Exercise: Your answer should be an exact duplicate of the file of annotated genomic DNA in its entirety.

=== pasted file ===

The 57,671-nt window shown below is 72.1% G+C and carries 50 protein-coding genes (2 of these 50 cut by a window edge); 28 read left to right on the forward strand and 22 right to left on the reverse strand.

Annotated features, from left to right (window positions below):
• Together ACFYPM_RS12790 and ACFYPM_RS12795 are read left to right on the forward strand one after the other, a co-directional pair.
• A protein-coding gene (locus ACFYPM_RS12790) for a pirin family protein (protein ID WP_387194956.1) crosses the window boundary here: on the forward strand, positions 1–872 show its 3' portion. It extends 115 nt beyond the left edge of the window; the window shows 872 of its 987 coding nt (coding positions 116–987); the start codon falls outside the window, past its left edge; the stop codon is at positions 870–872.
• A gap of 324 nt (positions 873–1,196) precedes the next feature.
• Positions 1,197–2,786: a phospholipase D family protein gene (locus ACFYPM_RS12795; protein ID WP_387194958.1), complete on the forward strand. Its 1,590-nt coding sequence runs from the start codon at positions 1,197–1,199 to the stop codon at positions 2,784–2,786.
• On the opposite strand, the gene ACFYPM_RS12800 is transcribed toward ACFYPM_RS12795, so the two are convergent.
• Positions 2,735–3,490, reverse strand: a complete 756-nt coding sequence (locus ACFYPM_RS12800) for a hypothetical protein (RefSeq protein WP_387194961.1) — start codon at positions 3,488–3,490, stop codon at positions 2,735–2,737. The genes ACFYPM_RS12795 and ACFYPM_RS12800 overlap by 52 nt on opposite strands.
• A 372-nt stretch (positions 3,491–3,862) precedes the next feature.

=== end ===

The 57,671-nt window shown below is 72.1% G+C and carries 50 protein-coding genes (2 of these 50 cut by a window edge); 28 read left to right on the forward strand and 22 right to left on the reverse strand.

Annotated features, from left to right (window positions below):
• Together ACFYPM_RS12790 and ACFYPM_RS12795 are read left to right on the forward strand one after the other, a co-directional pair.
• A protein-coding gene (locus ACFYPM_RS12790) for a pirin family protein (protein ID WP_387194956.1) crosses the window boundary here: on the forward strand, positions 1–872 show its 3' portion. It extends 115 nt beyond the left edge of the window; the window shows 872 of its 987 coding nt (coding positions 116–987); the start codon falls outside the window, past its left edge; the stop codon is at positions 870–872.
• A gap of 324 nt (positions 873–1,196) precedes the next feature.
• Positions 1,197–2,786: a phospholipase D family protein gene (locus ACFYPM_RS12795; protein ID WP_387194958.1), complete on the forward strand. Its 1,590-nt coding sequence runs from the start codon at positions 1,197–1,199 to the stop codon at positions 2,784–2,786.
• On the opposite strand, the gene ACFYPM_RS12800 is transcribed toward ACFYPM_RS12795, so the two are convergent.
• Positions 2,735–3,490, reverse strand: a complete 756-nt coding sequence (locus ACFYPM_RS12800) for a hypothetical protein (RefSeq protein WP_387194961.1) — start codon at positions 3,488–3,490, stop codon at positions 2,735–2,737. The genes ACFYPM_RS12795 and ACFYPM_RS12800 overlap by 52 nt on opposite strands.
• A 372-nt stretch (positions 3,491–3,862) precedes the next feature.